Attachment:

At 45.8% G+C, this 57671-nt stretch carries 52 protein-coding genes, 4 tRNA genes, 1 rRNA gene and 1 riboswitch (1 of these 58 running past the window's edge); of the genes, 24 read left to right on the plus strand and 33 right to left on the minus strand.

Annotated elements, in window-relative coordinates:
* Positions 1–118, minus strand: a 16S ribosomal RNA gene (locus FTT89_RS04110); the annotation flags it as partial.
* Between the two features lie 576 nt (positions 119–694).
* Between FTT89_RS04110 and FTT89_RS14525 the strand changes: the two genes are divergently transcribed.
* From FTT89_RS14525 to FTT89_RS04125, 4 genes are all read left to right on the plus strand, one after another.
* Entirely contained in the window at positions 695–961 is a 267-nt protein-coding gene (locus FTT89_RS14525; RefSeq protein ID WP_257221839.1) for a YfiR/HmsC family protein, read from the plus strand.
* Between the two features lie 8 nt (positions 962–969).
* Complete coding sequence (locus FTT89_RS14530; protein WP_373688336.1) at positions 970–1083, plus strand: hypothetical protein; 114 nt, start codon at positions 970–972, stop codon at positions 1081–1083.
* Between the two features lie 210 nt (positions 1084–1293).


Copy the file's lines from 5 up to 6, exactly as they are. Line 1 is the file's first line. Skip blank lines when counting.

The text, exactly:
* Between FTT89_RS04110 and FTT89_RS14525 the strand changes: the two genes are divergently transcribed.
* From FTT89_RS14525 to FTT89_RS04125, 4 genes are all read left to right on the plus strand, one after another.